It’s Donny and Marie: Only Jewish.

Fred and Adele Astaire. Donny and Marie Osmond. Sutton and Hunter Foster. Janet and Michael Jackson. Mary Kate and Ashley Olsen. What is better than a pair of show biz siblings? Every community seems to have its own set, and on Monday, February 23rd, 2009, the Berkeley Street Theatre and Acting Up Stage’s Dark Night Cabaret Series presented North York’s own legendary siblings: Gabi and Jake Epstein in their own one-night-only show entitled Who Knew They Were Siblings?
Despite having similar theatrical upbringings and both attending Earl Haig Secondary School and being part of the Claude Watson Arts Program, Jake and Gabi’s careers initially split in different directions. Gabi attended McGill University for Voice and then dedicated herself to musical theatre and cabaret, while Jake was (inter)nationally recognized for playing Craig Manning on the CBC hit television program Degrassi: The Next Generation. But after graduating from the National Theatre School of Canada and returning to Toronto, Jake and Gabi suddenly found themselves in the same city and the same community. In the Fall of 2008 Gabi was performing in Acting Up Stage’s production of Edges, while Jake performed in the Ross Petty Pantomime Cinderella: The Sillylicious Musical. It seemed only fitting, then, that the two Epsteins should do a show together.
Who Knew They Were Siblings? was a exuberant evening that celebrated not only Jake and Gabi’s shared passion for the arts, but also their individual interests and talents. Gabi sang mostly musical theatre songs, and the ones that she chose were all typically sung by men. Jake sang predominantly his own music, which is a mixture between indie rock and folk, but ensured that all the songs he covered were typically sung by women. When they came together, it was rooted in harmony; a shared, soulful, beautiful blending of two very unique voices, personalities and talents, that fit together perfectly.
Gabi is always poised, her eyes sparkle, and she speaks with an eloquence that is instantly engaging. Her voice holds elements of Peters, Streisand and Brice, while always remaining unmistakably Gabi. She’s a master of the showstopper, and froze the room twice with Sondheim’s “Everybody Says Don’t” and Schwartz’s “Lost in the Wilderness.” She also proved her power as a storyteller with her rendition of Paul Simon’s “50 Ways to Leave Your Lover.”
Jake throws 100% of himself into every nuance of his performance. It is a marvel to watch him play the guitar because you can see the music radiating from every pore of his body. It’s quite incredible. He infused the whole show with a delightful, boyish sense of fun, and this beautiful earnestness that I hope he will always hold tightly onto. He was joined in most of his songs by the magnificently talented drummer Graeme Gerussi, while Gabi was accompanied by the buoyant Lily Ling- whose energy and elegance at the piano is contagious.
Jake’s own songs are beautiful and impressive. I thought that “Pretend it’s Nothing” suited his voice especially well. He has this lovely, croon-y voice which is very different from Gabi’s, and generally, I think, quite distinctive. I’m sure that Jake is going to keep establishing a name for himself as a singer/songwriter. Other highlights include his rendition of The Cranberries’ song “Dream,” and him and Gabi singing The Mamas and Papas’ song “12:30” and the Beatles tunes “With a Little Help From My Friends.”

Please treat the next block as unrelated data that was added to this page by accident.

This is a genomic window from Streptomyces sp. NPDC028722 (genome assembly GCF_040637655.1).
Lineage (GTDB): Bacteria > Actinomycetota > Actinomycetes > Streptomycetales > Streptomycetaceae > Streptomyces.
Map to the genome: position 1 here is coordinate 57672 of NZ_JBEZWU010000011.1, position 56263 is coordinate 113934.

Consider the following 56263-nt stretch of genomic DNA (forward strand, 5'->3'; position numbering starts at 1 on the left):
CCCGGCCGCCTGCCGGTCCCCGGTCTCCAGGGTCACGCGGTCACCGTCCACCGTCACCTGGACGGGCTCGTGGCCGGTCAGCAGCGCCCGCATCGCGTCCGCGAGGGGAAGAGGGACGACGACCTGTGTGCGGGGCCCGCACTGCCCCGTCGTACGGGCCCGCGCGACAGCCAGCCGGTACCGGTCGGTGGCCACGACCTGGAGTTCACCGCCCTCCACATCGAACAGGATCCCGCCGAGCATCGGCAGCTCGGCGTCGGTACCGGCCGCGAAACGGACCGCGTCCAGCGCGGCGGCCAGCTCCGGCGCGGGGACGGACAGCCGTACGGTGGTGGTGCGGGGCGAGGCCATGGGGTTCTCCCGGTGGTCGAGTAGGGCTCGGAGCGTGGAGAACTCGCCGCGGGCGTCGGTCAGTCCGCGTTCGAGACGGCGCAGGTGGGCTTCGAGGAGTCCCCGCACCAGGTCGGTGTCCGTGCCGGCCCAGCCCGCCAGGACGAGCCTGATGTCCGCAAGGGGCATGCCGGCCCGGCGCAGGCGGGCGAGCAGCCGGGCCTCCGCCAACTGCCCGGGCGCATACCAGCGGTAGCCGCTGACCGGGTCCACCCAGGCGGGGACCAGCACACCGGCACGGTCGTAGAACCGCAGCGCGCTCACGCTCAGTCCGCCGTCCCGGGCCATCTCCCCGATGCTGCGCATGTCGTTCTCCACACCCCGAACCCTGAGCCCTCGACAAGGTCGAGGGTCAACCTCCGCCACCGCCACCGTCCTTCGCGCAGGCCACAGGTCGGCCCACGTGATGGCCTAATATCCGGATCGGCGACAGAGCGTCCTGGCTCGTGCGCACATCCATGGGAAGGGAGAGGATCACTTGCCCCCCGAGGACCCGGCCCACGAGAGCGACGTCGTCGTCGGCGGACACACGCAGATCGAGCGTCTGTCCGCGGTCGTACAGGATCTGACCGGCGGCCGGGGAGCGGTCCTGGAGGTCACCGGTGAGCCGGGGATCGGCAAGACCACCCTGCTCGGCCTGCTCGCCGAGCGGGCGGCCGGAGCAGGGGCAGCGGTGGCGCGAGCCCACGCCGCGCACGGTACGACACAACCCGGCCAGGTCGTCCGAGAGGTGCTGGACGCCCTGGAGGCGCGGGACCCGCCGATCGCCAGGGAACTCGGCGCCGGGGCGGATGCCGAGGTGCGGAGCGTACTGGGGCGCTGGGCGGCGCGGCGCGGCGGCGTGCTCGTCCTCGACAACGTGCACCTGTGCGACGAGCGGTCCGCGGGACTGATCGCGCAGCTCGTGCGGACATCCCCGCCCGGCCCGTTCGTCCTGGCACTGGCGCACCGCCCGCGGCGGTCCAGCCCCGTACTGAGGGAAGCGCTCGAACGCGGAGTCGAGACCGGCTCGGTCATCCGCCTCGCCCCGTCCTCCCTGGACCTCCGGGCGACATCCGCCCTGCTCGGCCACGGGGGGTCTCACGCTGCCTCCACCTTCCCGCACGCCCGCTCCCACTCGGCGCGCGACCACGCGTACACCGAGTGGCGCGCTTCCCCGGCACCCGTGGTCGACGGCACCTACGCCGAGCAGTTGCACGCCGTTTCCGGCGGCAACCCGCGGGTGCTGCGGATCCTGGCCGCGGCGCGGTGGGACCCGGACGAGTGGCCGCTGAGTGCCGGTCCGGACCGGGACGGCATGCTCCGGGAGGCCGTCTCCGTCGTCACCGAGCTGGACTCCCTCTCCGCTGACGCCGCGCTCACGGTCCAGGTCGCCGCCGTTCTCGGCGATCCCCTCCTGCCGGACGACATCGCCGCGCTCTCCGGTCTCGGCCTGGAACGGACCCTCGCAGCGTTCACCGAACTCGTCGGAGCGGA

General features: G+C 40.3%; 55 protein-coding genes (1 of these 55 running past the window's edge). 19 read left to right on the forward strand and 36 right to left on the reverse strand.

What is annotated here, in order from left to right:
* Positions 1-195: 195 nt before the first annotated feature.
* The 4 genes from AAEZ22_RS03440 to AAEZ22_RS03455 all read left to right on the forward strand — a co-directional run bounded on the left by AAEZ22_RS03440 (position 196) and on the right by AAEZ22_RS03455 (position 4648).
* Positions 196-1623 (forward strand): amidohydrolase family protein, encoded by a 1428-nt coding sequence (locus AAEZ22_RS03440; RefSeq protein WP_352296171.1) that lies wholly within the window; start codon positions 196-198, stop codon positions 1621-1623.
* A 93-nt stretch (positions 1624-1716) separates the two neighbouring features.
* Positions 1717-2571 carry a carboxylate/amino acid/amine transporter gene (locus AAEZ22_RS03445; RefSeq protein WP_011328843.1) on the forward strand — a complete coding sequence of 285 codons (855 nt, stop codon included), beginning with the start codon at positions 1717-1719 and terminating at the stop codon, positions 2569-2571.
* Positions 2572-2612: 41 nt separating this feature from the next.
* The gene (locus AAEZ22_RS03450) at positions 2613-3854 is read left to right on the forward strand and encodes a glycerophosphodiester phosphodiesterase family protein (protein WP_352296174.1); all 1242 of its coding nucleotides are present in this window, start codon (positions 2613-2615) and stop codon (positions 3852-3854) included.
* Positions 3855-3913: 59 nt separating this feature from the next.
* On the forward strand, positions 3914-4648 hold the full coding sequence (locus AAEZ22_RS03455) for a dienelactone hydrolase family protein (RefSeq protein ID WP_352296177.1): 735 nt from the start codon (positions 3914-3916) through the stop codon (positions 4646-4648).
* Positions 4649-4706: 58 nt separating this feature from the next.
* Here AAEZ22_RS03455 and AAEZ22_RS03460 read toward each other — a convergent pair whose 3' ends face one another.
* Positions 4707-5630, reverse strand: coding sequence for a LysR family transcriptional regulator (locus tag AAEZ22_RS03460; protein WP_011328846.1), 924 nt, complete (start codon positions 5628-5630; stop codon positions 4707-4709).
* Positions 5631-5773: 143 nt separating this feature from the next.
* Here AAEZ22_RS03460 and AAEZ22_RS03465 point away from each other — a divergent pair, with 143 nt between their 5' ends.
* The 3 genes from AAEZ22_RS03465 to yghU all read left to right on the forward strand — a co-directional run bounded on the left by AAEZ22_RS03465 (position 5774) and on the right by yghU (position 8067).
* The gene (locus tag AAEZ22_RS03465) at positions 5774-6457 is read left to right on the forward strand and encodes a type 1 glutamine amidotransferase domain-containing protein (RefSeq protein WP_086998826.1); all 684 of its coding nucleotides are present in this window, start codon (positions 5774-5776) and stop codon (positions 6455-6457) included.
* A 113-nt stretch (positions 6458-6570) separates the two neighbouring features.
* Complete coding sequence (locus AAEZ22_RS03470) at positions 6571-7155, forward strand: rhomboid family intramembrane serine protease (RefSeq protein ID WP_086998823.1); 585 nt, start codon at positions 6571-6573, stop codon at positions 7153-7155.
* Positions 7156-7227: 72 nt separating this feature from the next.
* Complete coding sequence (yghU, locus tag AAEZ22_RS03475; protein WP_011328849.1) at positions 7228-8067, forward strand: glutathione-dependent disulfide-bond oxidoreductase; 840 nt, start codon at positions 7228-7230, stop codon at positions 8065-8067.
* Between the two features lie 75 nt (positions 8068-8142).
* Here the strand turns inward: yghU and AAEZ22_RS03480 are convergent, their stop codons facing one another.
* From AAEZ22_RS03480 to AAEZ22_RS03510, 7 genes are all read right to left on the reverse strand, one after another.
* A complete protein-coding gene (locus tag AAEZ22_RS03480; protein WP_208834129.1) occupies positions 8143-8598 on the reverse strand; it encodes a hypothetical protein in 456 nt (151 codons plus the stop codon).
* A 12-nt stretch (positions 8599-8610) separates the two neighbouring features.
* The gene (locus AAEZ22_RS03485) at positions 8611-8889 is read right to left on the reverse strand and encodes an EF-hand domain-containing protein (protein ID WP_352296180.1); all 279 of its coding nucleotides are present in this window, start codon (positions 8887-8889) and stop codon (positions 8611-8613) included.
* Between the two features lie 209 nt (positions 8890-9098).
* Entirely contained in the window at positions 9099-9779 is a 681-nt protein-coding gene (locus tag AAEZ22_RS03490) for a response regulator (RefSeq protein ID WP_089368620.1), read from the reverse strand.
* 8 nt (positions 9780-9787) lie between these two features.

Donny and Marie Osmond can become gimmicky and fake pretty quickly, but throughout Epsteinapalooza, Gabi and Jake’s sibling banter was actually, genuinely funny. At one point Jake referenced his harmonica holder saying that it looked like he had really bad braces. He then said, “…I never had braces.” He then smiled mischievously, “Gubby had braces.” It seemed like such a natural tidbit for a younger brother to offer up to an audience. The humor comes because everything that the Epsteins say seems to come from such a genuine place, and you can tell that they really adore one another, which is really heartwarming to see.
I know Jake and Gabi Epstein will continue to blaze their own trails in the theatre scene of Toronto, and wherever they roam, and that they are both poised on the cusp of great success and exciting adventures. However, I can’t help but think about how wonderful they would be as hosts of their own not-gimmicky, not-fake, not-lame televised Variety-style show.
I have all this nostalgia for the time before I was born, which I’m sure is mostly my inflating things to degrees of awesomeness beyond what they deserve because I don’t feel connected to the popular culture of my peers… so, sue me, I think television was way better before I was born. The Carol Burnett Show. The Ed Sullivan Show. The Johnny Carson Show. Donny and Marie. Sonny and Cher. Mary Tyler Moore. Dick Van Dyke. The Original Muppets Show. It’s like televised Vaudeville, how amazing! I don’t understand why 2009 audiences aren’t interested in this type of programming. With the right talent and a lack of the lameness that seems to permeate out of these types of things now (that isn’t there in the old clips I watch on youtube), we could make something extraordinary!
At the same time, I’m also so interested in the idea of having local programming: quality local programming that can give American shows a true sense of competition and run for thier money. The East Coast used to have Don Messer’s Jubilee (1957-1969), Toronto had the theatrical Spring Thaw (1948-1971 New Play Society) which spawned the 1952 CBC Variety Show The Big Revue. The West had The Tommy Banks Show from 1968 to 1983. We have the talent now and here, but it’s all about dissemination. I think Epsteinapalooza could be just the thing to start a movement to launch the stars of our theatre into the consciousness of our nation.

Leave a Reply